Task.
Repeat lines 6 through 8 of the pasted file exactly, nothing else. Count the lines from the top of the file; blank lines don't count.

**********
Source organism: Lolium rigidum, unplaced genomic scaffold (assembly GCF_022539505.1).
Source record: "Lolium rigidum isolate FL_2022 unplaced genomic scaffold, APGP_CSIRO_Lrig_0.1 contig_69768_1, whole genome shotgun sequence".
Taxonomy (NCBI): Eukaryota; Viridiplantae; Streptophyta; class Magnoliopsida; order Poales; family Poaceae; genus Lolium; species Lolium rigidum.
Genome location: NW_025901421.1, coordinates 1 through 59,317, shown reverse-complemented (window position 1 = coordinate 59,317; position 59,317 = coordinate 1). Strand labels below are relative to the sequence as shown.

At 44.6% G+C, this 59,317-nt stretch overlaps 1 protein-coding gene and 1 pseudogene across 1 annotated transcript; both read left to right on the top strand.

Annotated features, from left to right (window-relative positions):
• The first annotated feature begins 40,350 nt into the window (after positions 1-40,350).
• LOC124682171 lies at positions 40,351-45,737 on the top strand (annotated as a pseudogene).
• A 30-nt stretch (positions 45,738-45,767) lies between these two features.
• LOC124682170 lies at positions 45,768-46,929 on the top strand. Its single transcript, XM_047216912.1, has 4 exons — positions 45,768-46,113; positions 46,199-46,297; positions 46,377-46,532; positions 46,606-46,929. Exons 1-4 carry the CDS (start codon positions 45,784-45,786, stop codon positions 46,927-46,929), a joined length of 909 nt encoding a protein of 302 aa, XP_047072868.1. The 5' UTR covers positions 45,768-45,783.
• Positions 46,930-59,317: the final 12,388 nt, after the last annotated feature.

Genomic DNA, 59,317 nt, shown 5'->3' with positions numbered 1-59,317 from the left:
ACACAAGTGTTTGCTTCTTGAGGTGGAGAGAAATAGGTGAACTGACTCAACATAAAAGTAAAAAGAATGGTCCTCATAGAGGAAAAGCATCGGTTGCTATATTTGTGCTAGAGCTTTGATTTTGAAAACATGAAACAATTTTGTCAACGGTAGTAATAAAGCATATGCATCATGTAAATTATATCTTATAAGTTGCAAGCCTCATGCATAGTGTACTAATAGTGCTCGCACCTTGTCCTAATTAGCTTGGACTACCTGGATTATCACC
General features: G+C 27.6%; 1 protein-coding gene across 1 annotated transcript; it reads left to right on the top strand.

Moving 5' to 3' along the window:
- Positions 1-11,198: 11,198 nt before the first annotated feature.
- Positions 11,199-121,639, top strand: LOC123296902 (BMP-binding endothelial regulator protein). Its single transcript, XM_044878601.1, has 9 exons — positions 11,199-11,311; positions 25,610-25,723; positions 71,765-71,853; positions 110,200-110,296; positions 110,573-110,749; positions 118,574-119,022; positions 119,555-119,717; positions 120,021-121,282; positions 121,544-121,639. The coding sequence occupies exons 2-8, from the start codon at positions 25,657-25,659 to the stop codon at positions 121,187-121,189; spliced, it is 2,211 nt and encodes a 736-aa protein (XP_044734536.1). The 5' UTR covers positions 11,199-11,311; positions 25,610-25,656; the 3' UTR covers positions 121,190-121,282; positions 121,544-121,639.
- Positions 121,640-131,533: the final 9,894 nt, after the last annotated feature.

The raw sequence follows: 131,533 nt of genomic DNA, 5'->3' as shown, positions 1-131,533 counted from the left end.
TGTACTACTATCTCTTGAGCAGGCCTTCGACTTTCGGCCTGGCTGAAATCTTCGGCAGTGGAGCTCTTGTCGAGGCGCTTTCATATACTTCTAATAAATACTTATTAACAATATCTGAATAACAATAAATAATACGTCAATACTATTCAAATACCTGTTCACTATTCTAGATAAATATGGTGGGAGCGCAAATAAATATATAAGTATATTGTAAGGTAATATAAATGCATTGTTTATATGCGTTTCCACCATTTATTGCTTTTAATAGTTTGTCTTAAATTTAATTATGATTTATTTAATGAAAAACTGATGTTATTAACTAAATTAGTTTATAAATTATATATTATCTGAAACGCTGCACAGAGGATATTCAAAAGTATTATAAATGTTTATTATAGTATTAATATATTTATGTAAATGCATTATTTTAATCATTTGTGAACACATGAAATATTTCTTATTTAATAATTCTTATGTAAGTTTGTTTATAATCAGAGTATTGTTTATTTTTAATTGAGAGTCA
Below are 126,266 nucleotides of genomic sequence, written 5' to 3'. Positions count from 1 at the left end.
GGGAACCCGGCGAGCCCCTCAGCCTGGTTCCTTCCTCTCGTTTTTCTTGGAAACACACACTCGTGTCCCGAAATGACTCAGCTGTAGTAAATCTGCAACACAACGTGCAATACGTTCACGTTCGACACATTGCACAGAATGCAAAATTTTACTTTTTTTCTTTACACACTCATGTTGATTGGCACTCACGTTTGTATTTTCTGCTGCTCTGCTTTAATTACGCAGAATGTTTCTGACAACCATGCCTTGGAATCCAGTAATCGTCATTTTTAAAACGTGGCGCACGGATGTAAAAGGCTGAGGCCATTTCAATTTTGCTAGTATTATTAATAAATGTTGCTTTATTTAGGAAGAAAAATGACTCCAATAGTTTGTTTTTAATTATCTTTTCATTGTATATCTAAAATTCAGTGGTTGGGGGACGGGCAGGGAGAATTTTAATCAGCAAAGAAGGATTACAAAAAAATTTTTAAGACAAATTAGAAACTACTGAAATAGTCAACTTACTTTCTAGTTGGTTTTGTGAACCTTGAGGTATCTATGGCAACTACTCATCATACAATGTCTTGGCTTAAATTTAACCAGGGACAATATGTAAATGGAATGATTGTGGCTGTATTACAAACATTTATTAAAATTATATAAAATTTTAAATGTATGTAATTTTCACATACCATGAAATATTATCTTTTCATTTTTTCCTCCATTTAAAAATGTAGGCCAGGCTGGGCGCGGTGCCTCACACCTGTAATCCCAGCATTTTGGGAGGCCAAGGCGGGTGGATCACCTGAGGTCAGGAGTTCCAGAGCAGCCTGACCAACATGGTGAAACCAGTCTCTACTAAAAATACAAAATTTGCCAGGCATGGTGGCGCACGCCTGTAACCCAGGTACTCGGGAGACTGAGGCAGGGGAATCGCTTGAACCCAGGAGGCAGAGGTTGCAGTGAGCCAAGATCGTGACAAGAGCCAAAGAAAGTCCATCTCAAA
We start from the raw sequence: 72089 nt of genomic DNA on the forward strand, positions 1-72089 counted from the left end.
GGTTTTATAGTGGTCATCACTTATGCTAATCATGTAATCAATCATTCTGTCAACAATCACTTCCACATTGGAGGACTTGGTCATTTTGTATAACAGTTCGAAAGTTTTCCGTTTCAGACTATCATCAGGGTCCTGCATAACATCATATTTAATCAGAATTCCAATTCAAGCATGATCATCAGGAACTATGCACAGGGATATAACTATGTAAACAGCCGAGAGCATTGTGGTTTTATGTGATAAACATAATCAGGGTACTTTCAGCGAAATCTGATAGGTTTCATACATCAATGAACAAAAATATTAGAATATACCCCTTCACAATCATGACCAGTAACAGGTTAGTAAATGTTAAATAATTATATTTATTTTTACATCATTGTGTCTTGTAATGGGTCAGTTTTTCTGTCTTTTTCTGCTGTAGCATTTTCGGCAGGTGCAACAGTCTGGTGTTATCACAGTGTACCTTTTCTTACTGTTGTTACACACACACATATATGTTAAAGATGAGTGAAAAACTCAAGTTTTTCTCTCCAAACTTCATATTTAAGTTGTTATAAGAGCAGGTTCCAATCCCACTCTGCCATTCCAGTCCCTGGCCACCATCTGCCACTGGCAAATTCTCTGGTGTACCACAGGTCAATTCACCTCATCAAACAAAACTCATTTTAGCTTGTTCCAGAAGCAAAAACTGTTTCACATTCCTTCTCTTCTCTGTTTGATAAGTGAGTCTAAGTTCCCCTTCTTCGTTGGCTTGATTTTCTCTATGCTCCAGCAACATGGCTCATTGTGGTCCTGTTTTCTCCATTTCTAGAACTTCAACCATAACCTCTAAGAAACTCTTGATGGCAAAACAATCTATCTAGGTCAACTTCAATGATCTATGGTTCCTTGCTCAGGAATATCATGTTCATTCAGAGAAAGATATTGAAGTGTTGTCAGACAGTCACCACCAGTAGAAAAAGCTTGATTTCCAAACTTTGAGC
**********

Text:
Annotated features, from left to right (window-relative positions):
• The first annotated feature begins 40,350 nt into the window (after positions 1-40,350).
• LOC124682171 lies at positions 40,351-45,737 on the top strand (annotated as a pseudogene).